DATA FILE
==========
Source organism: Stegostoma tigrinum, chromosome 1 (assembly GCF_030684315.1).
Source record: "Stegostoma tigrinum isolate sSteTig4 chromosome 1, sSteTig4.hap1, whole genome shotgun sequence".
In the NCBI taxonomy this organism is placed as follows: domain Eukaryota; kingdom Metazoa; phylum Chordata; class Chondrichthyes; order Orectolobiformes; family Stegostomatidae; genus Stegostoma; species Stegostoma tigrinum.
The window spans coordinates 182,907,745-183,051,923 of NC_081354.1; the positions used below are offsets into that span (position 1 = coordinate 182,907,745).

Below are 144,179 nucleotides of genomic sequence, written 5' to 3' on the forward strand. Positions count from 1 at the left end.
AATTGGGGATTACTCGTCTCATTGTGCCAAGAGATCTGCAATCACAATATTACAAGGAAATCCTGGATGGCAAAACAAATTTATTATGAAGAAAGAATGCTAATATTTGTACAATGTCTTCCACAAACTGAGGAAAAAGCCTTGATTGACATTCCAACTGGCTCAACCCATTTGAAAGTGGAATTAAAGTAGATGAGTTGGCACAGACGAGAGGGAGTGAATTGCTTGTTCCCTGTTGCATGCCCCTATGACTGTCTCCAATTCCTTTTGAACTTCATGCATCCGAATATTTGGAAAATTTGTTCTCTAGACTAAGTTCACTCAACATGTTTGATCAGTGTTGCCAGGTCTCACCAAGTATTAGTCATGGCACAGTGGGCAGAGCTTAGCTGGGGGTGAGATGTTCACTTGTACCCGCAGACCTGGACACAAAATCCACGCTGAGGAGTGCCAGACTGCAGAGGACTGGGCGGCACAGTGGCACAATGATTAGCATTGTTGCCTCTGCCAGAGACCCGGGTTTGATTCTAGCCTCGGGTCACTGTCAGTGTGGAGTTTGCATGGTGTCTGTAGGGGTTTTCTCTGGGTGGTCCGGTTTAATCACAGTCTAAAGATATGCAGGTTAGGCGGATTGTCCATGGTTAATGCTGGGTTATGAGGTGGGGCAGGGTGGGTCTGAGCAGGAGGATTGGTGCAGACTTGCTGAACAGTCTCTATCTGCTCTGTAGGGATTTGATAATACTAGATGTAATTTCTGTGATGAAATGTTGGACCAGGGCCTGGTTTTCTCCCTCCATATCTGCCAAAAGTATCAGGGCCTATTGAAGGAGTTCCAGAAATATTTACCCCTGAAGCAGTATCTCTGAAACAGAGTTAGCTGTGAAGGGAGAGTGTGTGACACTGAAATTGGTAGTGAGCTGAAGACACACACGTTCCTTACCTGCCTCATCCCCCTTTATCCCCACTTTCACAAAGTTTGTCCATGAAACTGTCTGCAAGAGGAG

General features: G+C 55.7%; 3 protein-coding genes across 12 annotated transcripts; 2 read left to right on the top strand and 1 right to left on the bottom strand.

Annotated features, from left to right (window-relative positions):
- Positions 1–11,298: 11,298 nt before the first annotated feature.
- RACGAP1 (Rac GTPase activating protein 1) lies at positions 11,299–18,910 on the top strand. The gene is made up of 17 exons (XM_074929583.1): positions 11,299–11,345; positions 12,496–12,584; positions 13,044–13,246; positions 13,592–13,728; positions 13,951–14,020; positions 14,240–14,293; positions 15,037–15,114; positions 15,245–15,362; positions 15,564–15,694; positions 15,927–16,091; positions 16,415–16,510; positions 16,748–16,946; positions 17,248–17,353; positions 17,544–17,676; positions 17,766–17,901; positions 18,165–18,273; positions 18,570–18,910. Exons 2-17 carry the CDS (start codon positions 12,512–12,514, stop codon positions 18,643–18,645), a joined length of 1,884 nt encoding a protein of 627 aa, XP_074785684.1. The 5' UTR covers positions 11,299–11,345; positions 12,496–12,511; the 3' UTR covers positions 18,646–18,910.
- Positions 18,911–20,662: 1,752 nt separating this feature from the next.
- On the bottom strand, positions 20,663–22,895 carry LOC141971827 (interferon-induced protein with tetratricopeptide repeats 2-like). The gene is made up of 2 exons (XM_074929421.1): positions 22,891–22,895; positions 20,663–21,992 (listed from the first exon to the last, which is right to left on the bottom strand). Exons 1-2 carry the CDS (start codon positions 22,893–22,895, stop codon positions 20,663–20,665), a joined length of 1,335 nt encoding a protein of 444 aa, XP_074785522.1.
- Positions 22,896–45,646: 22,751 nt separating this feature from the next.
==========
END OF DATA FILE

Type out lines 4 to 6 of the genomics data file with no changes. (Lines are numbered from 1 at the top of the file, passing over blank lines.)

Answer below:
The window spans coordinates 182,907,745-183,051,923 of NC_081354.1; the positions used below are offsets into that span (position 1 = coordinate 182,907,745).

Below are 144,179 nucleotides of genomic sequence, written 5' to 3' on the forward strand. Positions count from 1 at the left end.
AATTGGGGATTACTCGTCTCATTGTGCCAAGAGATCTGCAATCACAATATTACAAGGAAATCCTGGATGGCAAAACAAATTTATTATGAAGAAAGAATGCTAATATTTGTACAATGTCTTCCACAAACTGAGGAAAAAGCCTTGATTGACATTCCAACTGGCTCAACCCATTTGAAAGTGGAATTAAAGTAGATGAGTTGGCACAGACGAGAGGGAGTGAATTGCTTGTTCCCTGTTGCATGCCCCTATGACTGTCTCCAATTCCTTTTGAACTTCATGCATCCGAATATTTGGAAAATTTGTTCTCTAGACTAAGTTCACTCAACATGTTTGATCAGTGTTGCCAGGTCTCACCAAGTATTAGTCATGGCACAGTGGGCAGAGCTTAGCTGGGGGTGAGATGTTCACTTGTACCCGCAGACCTGGACACAAAATCCACGCTGAGGAGTGCCAGACTGCAGAGGACTGGGCGGCACAGTGGCACAATGATTAGCATTGTTGCCTCTGCCAGAGACCCGGGTTTGATTCTAGCCTCGGGTCACTGTCAGTGTGGAGTTTGCATGGTGTCTGTAGGGGTTTTCTCTGGGTGGTCCGGTTTAATCACAGTCTAAAGATATGCAGGTTAGGCGGATTGTCCATGGTTAATGCTGGGTTATGAGGTGGGGCAGGGTGGGTCTGAGCAGGAGGATTGGTGCAGACTTGCTGAACAGTCTCTATCTGCTCTGTAGGGATTTGATAATACTAGATGTAATTTCTGTGATGAAATGTTGGACCAGGGCCTGGTTTTCTCCCTCCATATCTGCCAAAAGTATCAGGGCCTATTGAAGGAGTTCCAGAAATATTTACCCCTGAAGCAGTATCTCTGAAACAGAGTTAGCTGTGAAGGGAGAGTGTGTGACACTGAAATTGGTAGTGAGCTGAAGACACACACGTTCCTTACCTGCCTCATCCCCCTTTATCCCCACTTTCACAAAGTTTGTCCATGAAACTGTCTGCAAGAGGAG